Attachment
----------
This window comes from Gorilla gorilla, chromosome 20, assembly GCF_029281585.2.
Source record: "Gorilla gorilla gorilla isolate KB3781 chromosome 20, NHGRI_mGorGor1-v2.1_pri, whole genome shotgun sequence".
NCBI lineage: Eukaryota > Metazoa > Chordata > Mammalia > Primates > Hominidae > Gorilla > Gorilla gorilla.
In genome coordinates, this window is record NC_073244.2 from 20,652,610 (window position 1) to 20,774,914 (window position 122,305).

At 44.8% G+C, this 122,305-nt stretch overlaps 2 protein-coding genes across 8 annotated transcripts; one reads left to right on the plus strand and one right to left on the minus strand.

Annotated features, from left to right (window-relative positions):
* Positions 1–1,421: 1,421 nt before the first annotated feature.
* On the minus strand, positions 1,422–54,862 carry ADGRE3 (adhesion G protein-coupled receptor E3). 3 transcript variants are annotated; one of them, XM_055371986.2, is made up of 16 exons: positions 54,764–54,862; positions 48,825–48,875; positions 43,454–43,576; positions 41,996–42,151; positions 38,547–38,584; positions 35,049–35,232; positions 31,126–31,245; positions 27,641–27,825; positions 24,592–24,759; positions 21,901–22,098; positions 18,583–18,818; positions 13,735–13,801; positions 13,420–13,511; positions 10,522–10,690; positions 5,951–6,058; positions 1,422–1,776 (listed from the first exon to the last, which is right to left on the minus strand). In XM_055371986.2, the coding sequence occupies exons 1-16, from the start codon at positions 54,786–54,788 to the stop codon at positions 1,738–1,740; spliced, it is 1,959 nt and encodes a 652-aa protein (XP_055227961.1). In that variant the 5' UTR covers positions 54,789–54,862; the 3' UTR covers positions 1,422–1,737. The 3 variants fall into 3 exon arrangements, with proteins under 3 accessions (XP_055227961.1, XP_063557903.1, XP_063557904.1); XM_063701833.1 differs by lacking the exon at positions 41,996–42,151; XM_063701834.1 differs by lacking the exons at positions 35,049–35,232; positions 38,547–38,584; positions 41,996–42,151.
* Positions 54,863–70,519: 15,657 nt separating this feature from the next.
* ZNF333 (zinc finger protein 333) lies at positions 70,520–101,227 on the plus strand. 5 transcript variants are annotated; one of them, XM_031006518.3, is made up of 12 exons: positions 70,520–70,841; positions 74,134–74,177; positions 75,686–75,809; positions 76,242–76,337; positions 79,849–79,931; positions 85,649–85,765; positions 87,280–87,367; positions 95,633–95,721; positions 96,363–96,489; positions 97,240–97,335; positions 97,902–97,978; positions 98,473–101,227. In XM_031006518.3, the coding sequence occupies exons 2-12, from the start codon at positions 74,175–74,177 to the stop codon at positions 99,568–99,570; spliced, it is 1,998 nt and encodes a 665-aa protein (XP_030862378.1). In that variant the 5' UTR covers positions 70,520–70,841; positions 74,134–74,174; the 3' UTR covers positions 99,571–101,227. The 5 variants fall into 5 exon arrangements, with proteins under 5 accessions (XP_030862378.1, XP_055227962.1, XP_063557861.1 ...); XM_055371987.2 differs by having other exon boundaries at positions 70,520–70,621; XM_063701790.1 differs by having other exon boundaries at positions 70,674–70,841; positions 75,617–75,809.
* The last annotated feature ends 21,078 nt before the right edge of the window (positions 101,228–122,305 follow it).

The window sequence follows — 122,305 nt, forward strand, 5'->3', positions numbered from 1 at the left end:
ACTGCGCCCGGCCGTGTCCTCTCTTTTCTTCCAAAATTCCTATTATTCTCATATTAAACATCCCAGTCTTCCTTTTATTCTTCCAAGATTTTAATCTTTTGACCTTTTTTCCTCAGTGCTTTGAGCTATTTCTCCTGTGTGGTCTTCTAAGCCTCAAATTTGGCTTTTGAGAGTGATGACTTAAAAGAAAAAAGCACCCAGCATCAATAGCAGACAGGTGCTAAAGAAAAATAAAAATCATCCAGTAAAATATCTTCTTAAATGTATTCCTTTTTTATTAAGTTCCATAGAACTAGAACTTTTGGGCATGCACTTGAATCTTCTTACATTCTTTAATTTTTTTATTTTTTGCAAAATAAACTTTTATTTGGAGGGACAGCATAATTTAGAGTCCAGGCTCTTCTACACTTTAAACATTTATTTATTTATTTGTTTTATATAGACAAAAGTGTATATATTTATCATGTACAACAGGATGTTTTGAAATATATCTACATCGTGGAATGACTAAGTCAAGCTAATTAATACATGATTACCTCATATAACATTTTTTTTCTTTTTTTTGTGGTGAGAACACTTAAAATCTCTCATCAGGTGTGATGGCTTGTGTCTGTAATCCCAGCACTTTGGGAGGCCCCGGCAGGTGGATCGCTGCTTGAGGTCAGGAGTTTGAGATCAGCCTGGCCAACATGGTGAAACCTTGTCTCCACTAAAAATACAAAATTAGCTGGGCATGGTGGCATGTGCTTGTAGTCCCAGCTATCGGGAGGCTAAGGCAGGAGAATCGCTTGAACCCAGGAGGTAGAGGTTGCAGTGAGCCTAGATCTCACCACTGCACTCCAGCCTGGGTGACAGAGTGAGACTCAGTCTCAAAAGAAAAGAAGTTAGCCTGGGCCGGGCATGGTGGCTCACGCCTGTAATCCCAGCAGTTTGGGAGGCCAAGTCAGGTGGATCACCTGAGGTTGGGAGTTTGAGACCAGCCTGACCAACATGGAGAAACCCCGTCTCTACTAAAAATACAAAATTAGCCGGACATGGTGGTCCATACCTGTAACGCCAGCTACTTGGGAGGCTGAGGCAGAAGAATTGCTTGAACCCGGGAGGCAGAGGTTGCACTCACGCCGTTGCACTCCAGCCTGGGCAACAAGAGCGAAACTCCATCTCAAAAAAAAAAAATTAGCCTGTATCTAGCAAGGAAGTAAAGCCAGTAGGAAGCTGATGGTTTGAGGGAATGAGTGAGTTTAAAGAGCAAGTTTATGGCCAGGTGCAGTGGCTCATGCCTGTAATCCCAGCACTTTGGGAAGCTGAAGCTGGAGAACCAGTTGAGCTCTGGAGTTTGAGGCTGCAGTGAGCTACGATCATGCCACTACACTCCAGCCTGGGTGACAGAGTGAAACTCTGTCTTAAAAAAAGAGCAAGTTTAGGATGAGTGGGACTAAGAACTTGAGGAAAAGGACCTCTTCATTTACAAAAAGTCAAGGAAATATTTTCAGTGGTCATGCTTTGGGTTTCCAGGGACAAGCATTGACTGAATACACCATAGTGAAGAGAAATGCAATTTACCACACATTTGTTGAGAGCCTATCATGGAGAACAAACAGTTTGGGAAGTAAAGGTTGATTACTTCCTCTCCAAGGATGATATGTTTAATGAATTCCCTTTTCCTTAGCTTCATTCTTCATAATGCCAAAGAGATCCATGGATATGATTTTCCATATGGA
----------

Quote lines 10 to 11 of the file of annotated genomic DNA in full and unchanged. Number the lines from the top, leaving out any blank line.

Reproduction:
* ZNF333 (zinc finger protein 333) lies at positions 70,520–101,227 on the plus strand. 5 transcript variants are annotated; one of them, XM_031006518.3, is made up of 12 exons: positions 70,520–70,841; positions 74,134–74,177; positions 75,686–75,809; positions 76,242–76,337; positions 79,849–79,931; positions 85,649–85,765; positions 87,280–87,367; positions 95,633–95,721; positions 96,363–96,489; positions 97,240–97,335; positions 97,902–97,978; positions 98,473–101,227. In XM_031006518.3, the coding sequence occupies exons 2-12, from the start codon at positions 74,175–74,177 to the stop codon at positions 99,568–99,570; spliced, it is 1,998 nt and encodes a 665-aa protein (XP_030862378.1). In that variant the 5' UTR covers positions 70,520–70,841; positions 74,134–74,174; the 3' UTR covers positions 99,571–101,227. The 5 variants fall into 5 exon arrangements, with proteins under 5 accessions (XP_030862378.1, XP_055227962.1, XP_063557861.1 ...); XM_055371987.2 differs by having other exon boundaries at positions 70,520–70,621; XM_063701790.1 differs by having other exon boundaries at positions 70,674–70,841; positions 75,617–75,809.
* The last annotated feature ends 21,078 nt before the right edge of the window (positions 101,228–122,305 follow it).